Kubernetes lets you adjust how many CPU cores you allocate to each pod. It also lets you autoscale based on CPU. Two great tastes that taste great together, except when you want to adjust one of those tastes without tasting the other taste.

Our CPU settings were coupled to our scaling, so we couldn't give the pods more CPU (for example, when we wanted to add worker threads) without affecting the number of replicas, and vice versa.

Basically: Adjusting one would have an unknown effect on the other, so making any adjustments was risky.

The long and winding road

The first thing we looked at was a custom scaling metric using Prometheus. Prometheus is a tool that gathers metrics for k8s services, which you can then use for autoscaling. We gather CPU/memory metrics by default, but we can also expose our own custom metrics, so we thought "let's use active renders."

On the Frontend Platform we were woefully inexperienced with Prometheus, so the first step was to investigate how to interact with it and research best practices. I'll save the details of that story for another time.

For now I'll just say we got scaling based on active renders working, but realized it would be tricky to separate the synchronous processing time from time spent waiting for GraphQL requests, and slow requests could cause us to scale up much higher than necessary.

Along the way, we got a lot of advice from the k8s team - they were super helpful and we would have spent way more time on this without them. They pointed us to an existing metric that counts incoming requests, which we used as a proxy for active renders. After realizing the problems with `active_renders`, we realized incoming requests would work great not as a proxy but as the autoscaling metric itself!

We added two custom metrics which would work in tandem to handle spikes. The primary metric is requests per second, the second metric looks back at an average of requests over the previous N minutes, scaling back down gradually after the spike is over. If you're curious, we used Holt-Winters smoothing for this, these are the queries we used for the primary metric and smoothing:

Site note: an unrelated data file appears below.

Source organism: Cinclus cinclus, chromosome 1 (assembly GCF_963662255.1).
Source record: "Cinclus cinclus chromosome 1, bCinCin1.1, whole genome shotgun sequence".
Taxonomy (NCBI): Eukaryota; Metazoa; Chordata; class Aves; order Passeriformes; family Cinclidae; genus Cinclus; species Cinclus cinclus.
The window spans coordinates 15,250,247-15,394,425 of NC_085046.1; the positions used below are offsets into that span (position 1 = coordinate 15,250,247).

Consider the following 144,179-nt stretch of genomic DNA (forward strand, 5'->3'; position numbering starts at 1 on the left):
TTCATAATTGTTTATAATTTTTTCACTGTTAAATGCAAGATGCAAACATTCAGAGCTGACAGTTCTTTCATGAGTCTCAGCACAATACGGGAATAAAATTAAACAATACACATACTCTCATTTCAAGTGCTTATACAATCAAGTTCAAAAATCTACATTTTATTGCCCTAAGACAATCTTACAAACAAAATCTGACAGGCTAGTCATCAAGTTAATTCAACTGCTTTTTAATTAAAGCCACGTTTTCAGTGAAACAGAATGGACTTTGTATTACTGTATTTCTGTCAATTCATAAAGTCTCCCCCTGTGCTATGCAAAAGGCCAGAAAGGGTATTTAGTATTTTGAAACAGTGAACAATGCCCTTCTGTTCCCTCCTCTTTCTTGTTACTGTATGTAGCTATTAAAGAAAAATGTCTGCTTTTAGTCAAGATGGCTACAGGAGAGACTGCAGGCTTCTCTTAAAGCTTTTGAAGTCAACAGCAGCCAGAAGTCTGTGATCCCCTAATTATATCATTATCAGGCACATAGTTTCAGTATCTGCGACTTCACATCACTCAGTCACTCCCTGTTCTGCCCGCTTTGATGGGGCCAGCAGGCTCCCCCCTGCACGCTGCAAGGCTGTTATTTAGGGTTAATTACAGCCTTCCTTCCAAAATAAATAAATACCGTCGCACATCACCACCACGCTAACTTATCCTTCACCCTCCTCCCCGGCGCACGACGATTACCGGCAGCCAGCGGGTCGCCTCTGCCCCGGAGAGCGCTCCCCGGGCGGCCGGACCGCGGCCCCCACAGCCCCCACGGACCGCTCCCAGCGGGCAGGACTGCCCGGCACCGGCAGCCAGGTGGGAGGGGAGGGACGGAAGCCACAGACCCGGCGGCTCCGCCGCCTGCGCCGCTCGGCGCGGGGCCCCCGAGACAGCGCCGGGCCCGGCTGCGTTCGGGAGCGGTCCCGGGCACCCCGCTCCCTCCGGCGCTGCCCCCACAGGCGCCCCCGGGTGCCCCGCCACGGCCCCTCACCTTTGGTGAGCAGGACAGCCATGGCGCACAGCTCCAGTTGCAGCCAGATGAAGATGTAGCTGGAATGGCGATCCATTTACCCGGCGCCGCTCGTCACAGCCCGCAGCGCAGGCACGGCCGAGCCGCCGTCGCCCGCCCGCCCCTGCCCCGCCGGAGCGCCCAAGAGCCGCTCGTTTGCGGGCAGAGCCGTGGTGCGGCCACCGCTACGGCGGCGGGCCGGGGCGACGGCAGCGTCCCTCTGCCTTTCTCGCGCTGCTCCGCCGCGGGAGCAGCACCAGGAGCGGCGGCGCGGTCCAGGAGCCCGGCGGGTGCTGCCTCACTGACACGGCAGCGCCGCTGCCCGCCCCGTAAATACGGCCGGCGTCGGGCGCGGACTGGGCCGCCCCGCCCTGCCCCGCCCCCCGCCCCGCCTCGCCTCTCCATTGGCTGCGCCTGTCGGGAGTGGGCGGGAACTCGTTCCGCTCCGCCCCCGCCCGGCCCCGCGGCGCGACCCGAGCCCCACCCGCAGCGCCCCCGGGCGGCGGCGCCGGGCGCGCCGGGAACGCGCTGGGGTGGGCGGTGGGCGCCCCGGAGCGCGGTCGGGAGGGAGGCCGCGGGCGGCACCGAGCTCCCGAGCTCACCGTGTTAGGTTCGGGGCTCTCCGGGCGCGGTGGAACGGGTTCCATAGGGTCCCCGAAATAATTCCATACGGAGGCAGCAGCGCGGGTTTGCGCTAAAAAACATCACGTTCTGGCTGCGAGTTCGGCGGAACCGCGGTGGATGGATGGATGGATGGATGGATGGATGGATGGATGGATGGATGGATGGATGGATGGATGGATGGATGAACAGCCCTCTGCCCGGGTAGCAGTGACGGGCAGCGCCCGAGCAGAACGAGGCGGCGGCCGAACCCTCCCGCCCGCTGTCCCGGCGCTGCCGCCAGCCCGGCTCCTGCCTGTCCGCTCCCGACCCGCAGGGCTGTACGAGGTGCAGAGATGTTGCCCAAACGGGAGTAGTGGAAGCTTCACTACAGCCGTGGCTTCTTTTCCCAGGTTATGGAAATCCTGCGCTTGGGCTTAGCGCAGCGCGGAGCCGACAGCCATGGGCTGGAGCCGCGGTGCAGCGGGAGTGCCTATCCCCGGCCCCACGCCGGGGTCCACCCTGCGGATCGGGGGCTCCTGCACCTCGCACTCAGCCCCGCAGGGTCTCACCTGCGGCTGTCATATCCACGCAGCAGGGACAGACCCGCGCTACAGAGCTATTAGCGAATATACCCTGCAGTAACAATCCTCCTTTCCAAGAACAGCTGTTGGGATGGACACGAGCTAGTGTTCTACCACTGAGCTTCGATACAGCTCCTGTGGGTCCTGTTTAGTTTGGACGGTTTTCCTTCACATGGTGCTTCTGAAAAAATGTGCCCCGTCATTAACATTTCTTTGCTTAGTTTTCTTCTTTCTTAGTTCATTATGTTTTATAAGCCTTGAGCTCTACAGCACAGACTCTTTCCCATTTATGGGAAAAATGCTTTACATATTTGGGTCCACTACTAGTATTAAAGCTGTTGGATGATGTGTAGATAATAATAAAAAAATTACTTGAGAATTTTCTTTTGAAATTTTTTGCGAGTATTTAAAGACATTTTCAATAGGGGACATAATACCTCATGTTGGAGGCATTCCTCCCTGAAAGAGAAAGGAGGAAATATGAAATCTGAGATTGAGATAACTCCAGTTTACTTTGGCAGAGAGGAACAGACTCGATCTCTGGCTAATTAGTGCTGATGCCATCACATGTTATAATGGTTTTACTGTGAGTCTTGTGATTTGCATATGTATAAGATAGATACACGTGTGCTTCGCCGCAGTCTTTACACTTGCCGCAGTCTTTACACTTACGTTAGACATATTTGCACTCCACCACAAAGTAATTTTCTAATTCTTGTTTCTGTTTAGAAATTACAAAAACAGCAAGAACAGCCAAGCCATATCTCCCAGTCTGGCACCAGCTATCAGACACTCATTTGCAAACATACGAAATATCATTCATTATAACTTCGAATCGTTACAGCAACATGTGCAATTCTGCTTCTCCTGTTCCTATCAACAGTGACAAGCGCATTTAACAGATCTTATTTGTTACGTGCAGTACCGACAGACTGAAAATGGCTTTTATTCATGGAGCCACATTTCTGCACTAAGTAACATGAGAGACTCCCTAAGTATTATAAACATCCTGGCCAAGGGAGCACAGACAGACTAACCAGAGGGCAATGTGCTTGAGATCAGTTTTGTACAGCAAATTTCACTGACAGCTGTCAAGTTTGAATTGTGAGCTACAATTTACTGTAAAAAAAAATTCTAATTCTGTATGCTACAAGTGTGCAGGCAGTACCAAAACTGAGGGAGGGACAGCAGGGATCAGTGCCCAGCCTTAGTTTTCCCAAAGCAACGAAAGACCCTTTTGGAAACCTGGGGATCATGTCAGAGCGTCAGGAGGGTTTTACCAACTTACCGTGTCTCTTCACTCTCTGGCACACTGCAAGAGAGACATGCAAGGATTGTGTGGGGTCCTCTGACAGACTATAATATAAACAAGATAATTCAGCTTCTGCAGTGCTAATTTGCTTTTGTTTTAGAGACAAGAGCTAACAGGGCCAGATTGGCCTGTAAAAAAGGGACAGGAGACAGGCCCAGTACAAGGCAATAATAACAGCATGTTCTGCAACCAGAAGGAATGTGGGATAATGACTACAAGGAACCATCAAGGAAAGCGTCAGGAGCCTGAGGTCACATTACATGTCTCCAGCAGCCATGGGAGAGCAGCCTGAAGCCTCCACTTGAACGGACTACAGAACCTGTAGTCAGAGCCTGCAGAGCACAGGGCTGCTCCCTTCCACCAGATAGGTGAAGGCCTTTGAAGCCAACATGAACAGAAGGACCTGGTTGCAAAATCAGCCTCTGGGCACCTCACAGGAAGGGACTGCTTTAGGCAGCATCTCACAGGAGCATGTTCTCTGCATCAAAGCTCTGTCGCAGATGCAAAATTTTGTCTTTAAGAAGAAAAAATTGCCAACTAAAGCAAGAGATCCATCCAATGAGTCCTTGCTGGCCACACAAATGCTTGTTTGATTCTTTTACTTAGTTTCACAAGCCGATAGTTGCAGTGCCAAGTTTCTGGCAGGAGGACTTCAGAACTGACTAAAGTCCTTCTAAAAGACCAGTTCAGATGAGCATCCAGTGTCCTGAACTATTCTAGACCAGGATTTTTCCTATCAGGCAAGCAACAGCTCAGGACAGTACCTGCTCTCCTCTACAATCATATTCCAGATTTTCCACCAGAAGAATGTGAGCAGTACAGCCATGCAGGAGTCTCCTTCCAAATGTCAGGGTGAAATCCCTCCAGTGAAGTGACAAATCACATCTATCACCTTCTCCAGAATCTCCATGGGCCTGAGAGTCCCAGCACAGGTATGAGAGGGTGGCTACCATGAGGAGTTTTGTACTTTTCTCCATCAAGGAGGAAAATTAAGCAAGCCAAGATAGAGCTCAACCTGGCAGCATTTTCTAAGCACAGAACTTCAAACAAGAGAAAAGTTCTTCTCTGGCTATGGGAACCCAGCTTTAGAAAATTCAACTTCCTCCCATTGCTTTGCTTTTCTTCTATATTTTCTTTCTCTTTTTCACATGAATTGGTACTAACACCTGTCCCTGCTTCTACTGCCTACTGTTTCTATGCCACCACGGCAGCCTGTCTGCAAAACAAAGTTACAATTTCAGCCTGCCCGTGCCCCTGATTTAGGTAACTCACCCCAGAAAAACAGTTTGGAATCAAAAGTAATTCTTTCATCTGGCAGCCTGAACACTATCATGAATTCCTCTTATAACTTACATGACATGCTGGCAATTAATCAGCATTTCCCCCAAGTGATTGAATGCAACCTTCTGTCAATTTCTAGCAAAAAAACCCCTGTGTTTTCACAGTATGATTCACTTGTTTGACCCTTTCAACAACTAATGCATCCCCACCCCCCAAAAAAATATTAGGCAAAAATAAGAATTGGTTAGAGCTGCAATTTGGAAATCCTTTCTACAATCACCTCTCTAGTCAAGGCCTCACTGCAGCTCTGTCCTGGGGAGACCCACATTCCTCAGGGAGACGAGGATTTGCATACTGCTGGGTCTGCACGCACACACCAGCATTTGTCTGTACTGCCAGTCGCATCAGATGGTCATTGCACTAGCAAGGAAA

image (12).png

The result: Scale up quickly, scale down slowly.

At the same time, we made changes that would allow apps to configure the number of worker threads in `rndr`, with the option to have threads dedicated exclusively to bot traffic.

Now we had a way to scale independent of CPU, and a way to handle synchronous rendering with workers, all that was left was to hook it up to the moving freight train that is PDP.

So... how did it go?

I'll hold you in suspense... Did it solve all our problems? Did it go off the rails, taking down Wayfair and deleting all customer data? Keep reading to find out!

Nah, it went great. You probably could have guessed by the title of this post.

After our Prometheus exploration and all of the k8s team's help, we walked through these changes with a PDP engineer. We wanted to pair with them live, partly to transfer this knowledge so they would be more comfortable making future changes, but also partly because we wanted to see for ourselves how these changes would look when we rolled them out on the scale of PDP.

We rolled out the changes in a few steps, and so far things are looking good. Latency was reduced across the board, and the `rndr` error rate is almost zero. We can make adjustments to CPU, memory, and scaling independently. We're now in the process of applying these changes to a few other apps and potentially adding them to the base config so they'll be enabled by default for all new SSR apps.

Huge thanks to Nick Dreckshage, Nicholas Lane, Nick Hackford (that's a lot of Nicks) and Tim Kwak!

Share